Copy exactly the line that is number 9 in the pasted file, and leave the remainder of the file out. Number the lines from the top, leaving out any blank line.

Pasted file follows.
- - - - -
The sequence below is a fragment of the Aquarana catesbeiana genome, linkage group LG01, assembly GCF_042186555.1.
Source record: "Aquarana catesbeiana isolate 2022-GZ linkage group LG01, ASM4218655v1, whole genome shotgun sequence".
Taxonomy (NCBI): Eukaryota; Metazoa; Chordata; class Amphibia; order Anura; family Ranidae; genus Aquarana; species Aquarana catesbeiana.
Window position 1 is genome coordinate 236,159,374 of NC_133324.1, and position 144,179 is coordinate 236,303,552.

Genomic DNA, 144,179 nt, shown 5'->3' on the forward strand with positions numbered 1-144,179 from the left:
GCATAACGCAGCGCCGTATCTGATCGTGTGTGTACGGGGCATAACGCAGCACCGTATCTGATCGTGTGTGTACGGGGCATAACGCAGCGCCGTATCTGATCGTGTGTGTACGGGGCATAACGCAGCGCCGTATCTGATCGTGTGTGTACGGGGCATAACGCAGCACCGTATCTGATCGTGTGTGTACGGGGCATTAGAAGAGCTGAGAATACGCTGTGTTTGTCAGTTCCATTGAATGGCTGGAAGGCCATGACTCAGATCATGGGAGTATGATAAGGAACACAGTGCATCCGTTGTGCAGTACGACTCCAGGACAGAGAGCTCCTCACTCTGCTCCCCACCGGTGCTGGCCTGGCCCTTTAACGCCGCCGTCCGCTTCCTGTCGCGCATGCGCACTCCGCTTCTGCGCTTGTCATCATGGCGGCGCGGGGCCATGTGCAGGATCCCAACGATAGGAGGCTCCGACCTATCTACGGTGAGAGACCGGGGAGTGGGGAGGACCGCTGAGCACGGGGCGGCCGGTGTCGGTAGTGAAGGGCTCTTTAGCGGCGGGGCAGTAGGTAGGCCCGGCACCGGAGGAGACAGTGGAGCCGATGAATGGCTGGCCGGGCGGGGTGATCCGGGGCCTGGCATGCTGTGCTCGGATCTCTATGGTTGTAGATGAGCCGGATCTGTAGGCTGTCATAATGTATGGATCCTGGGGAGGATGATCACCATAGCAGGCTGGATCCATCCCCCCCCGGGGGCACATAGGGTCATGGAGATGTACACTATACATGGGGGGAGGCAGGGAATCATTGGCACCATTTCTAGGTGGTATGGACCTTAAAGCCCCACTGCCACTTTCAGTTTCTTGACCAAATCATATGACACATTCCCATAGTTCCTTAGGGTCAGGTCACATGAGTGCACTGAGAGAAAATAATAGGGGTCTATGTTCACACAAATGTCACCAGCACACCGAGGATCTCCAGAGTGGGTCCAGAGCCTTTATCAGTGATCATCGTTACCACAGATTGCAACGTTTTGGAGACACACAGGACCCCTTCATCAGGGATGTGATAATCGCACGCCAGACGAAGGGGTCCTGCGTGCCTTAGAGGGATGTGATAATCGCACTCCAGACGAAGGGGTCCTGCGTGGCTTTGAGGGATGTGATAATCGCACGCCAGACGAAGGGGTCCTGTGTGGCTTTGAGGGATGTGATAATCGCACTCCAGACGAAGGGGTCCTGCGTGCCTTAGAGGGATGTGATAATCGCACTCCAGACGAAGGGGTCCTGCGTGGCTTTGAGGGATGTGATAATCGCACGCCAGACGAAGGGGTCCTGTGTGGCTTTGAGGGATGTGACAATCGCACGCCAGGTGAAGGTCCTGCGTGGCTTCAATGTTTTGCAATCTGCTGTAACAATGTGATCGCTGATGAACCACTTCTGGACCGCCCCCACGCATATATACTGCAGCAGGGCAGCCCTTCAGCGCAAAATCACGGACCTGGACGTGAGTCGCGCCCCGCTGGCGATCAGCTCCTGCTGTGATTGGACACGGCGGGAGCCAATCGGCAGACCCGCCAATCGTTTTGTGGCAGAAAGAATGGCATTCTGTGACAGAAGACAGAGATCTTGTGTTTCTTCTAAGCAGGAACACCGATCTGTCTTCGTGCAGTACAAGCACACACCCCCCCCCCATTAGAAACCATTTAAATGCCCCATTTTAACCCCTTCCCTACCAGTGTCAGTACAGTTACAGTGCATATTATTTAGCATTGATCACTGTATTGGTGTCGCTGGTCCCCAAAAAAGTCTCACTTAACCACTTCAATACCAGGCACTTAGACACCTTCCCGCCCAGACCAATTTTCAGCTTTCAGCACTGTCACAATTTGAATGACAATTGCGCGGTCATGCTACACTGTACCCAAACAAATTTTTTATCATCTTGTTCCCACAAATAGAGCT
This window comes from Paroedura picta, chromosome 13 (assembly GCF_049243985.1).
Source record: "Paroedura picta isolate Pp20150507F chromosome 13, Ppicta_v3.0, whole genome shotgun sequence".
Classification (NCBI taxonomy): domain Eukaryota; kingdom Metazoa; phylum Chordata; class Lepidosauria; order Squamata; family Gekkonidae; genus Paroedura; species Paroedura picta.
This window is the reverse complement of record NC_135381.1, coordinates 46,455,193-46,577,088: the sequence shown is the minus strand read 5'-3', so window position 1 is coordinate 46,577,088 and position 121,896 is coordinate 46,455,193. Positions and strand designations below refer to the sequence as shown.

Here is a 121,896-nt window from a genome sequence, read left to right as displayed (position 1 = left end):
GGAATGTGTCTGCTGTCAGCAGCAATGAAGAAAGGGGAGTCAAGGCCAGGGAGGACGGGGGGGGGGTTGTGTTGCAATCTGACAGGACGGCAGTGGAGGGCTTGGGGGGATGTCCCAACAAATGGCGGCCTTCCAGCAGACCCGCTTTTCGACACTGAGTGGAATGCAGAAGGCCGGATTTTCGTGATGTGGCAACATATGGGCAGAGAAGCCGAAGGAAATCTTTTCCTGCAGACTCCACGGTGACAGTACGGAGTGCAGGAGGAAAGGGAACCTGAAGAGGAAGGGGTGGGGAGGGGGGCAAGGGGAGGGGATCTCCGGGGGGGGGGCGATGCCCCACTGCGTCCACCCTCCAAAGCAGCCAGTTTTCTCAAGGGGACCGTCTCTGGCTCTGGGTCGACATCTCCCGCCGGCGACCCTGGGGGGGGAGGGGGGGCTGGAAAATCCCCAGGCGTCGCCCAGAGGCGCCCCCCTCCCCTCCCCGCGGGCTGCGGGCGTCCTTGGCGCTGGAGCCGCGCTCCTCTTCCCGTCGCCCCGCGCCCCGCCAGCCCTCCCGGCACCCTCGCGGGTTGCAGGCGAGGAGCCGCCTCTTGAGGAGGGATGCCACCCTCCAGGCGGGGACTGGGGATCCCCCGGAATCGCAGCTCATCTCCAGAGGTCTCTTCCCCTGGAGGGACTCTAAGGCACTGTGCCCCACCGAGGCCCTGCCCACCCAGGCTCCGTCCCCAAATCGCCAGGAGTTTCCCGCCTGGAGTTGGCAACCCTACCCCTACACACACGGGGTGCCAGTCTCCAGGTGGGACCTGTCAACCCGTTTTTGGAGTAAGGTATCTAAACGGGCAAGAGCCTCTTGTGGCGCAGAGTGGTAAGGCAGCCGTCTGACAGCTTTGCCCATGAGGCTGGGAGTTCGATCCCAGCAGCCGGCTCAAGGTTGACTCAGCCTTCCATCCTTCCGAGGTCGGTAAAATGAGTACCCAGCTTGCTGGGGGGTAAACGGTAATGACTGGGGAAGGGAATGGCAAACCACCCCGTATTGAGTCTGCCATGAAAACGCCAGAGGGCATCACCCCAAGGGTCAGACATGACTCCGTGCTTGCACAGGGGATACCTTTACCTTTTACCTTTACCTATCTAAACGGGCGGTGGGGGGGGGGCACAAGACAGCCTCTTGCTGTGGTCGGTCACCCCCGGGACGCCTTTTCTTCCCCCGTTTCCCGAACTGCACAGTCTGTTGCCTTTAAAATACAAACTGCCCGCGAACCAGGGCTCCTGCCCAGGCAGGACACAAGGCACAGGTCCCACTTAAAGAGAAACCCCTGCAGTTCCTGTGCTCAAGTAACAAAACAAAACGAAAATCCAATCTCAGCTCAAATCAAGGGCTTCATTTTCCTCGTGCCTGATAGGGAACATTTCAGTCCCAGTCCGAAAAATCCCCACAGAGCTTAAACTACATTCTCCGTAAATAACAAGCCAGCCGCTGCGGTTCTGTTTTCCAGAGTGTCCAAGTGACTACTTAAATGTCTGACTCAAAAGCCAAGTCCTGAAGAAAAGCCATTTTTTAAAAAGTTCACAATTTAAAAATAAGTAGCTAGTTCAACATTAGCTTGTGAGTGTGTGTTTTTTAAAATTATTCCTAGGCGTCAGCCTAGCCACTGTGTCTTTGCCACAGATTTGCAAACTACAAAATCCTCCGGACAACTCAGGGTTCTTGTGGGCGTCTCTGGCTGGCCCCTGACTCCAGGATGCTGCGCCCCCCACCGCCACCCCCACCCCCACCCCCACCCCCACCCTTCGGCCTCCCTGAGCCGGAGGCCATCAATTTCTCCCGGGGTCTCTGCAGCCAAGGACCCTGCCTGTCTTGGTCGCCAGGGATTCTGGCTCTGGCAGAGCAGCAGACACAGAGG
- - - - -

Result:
Classification (NCBI taxonomy): domain Eukaryota; kingdom Metazoa; phylum Chordata; class Lepidosauria; order Squamata; family Gekkonidae; genus Paroedura; species Paroedura picta.